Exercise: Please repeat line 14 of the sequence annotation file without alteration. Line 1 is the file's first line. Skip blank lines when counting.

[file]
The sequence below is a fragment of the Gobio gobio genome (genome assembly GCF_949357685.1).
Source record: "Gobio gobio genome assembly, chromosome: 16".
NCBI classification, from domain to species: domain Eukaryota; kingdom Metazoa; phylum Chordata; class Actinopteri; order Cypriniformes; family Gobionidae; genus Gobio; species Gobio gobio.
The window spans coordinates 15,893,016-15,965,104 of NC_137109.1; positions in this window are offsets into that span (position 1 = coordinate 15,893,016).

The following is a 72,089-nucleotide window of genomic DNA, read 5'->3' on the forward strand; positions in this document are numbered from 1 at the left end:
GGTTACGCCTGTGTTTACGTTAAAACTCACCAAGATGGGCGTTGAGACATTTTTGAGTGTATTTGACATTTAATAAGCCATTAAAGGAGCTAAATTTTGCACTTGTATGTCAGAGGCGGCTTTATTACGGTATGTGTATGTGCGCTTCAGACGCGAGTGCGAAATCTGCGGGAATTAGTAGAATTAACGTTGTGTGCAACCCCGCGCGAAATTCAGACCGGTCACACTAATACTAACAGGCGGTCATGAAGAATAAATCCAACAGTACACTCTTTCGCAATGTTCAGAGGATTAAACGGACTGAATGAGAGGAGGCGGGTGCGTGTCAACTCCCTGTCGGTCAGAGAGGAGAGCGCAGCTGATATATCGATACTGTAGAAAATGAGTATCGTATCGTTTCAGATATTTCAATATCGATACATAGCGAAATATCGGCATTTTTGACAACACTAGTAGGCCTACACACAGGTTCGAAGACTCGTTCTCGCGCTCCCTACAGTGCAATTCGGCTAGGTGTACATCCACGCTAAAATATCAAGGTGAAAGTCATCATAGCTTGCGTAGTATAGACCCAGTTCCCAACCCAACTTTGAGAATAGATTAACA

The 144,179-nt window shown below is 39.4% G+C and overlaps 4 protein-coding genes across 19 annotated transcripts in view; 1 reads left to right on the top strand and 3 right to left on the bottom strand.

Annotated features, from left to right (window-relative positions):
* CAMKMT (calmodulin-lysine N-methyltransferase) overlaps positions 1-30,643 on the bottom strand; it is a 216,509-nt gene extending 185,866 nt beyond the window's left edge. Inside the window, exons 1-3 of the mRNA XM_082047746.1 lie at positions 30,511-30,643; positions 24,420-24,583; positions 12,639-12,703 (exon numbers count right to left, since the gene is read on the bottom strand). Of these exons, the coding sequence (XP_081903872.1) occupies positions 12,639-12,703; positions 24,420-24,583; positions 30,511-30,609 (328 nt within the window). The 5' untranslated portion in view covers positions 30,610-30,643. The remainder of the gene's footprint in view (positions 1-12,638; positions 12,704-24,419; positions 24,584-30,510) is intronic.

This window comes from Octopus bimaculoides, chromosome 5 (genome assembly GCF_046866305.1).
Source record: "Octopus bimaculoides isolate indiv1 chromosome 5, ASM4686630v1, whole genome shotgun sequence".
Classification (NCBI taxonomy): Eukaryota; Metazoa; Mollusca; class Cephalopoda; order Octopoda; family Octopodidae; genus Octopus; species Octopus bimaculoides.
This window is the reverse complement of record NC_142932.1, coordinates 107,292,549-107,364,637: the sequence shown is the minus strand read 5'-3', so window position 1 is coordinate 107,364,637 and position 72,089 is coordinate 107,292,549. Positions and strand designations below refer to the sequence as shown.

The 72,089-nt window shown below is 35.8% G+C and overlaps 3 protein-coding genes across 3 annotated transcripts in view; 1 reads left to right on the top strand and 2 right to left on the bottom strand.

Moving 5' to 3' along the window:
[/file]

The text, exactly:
The 72,089-nt window shown below is 35.8% G+C and overlaps 3 protein-coding genes across 3 annotated transcripts in view; 1 reads left to right on the top strand and 2 right to left on the bottom strand.